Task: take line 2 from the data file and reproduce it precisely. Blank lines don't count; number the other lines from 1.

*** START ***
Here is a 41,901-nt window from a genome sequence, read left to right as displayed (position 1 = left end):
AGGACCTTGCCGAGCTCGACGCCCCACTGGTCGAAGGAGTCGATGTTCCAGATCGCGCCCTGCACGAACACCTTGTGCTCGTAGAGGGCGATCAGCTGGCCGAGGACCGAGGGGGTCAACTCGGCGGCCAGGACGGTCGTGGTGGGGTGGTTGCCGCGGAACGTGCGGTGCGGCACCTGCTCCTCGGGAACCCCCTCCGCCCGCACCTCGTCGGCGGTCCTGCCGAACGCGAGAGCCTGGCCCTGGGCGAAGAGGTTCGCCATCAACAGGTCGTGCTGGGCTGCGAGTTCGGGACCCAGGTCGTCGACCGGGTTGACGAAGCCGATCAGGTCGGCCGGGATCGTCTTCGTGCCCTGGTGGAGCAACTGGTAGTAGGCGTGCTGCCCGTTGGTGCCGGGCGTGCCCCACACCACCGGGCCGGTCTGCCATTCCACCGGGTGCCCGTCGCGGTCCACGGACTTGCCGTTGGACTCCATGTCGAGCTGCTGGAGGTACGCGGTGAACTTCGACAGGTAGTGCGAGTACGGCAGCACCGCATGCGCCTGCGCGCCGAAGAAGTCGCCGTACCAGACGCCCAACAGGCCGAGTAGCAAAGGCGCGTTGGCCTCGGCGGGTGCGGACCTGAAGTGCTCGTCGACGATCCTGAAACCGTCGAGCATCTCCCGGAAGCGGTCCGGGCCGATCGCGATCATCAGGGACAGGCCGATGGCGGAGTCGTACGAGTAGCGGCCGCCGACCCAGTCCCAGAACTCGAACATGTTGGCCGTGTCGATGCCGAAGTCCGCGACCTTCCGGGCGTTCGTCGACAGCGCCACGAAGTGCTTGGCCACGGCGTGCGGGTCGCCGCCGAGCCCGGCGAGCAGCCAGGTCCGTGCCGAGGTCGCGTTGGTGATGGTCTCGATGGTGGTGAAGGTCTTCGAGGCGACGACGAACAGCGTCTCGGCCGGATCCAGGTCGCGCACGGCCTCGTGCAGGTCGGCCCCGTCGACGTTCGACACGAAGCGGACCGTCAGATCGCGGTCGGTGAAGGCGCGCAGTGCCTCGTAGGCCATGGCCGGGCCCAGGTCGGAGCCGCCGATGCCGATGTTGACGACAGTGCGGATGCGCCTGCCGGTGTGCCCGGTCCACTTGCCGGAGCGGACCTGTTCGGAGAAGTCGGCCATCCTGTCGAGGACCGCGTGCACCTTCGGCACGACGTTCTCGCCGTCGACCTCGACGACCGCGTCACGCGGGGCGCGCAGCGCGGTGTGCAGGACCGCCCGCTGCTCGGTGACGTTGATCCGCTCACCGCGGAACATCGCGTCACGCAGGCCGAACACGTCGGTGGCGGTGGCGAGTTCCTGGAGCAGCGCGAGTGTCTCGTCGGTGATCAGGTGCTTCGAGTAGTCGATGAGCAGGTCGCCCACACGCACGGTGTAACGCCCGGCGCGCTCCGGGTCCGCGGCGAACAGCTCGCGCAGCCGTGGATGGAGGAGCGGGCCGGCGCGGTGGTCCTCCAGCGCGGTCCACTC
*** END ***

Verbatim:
AGGACCTTGCCGAGCTCGACGCCCCACTGGTCGAAGGAGTCGATGTTCCAGATCGCGCCCTGCACGAACACCTTGTGCTCGTAGAGGGCGATCAGCTGGCCGAGGACCGAGGGGGTCAACTCGGCGGCCAGGACGGTCGTGGTGGGGTGGTTGCCGCGGAACGTGCGGTGCGGCACCTGCTCCTCGGGAACCCCCTCCGCCCGCACCTCGTCGGCGGTCCTGCCGAACGCGAGAGCCTGGCCCTGGGCGAAGAGGTTCGCCATCAACAGGTCGTGCTGGGCTGCGAGTTCGGGACCCAGGTCGTCGACCGGGTTGACGAAGCCGATCAGGTCGGCCGGGATCGTCTTCGTGCCCTGGTGGAGCAACTGGTAGTAGGCGTGCTGCCCGTTGGTGCCGGGCGTGCCCCACACCACCGGGCCGGTCTGCCATTCCACCGGGTGCCCGTCGCGGTCCACGGACTTGCCGTTGGACTCCATGTCGAGCTGCTGGAGGTACGCGGTGAACTTCGACAGGTAGTGCGAGTACGGCAGCACCGCATGCGCCTGCGCGCCGAAGAAGTCGCCGTACCAGACGCCCAACAGGCCGAGTAGCAAAGGCGCGTTGGCCTCGGCGGGTGCGGACCTGAAGTGCTCGTCGACGATCCTGAAACCGTCGAGCATCTCCCGGAAGCGGTCCGGGCCGATCGCGATCATCAGGGACAGGCCGATGGCGGAGTCGTACGAGTAGCGGCCGCCGACCCAGTCCCAGAACTCGAACATGTTGGCCGTGTCGATGCCGAAGTCCGCGACCTTCCGGGCGTTCGTCGACAGCGCCACGAAGTGCTTGGCCACGGCGTGCGGGTCGCCGCCGAGCCCGGCGAGCAGCCAGGTCCGTGCCGAGGTCGCGTTGGTGATGGTCTCGATGGTGGTGAAGGTCTTCGAGGCGACGACGAACAGCGTCTCGGCCGGATCCAGGTCGCGCACGGCCTCGTGCAGGTCGGCCCCGTCGACGTTCGACACGAAGCGGACCGTCAGATCGCGGTCGGTGAAGGCGCGCAGTGCCTCGTAGGCCATGGCCGGGCCCAGGTCGGAGCCGCCGATGCCGATGTTGACGACAGTGCGGATGCGCCTGCCGGTGTGCCCGGTCCACTTGCCGGAGCGGACCTGTTCGGAGAAGTCGGCCATCCTGTCGAGGACCGCGTGCACCTTCGGCACGACGTTCTCGCCGTCGACCTCGACGACCGCGTCACGCGGGGCGCGCAGCGCGGTGTGCAGGACCGCCCGCTGCTCGGTGACGTTGATCCGCTCACCGCGGAACATCGCGTCACGCAGGCCGAACACGTCGGTGGCGGTGGCGAGTTCCTGGAGCAGCGCGAGTGTCTCGTCGGTGATCAGGTGCTTCGAGTAGTCGATGAGCAGGTCGCCCACACGCACGGTGTAACGCCCGGCGCGCTCCGGGTCCGCGGCGAACAGCTCGCGCAGCCGTGGATGGAGGAGCGGGCCGGCGCGGTGGTCCTCCAGCGCGGTCCACTC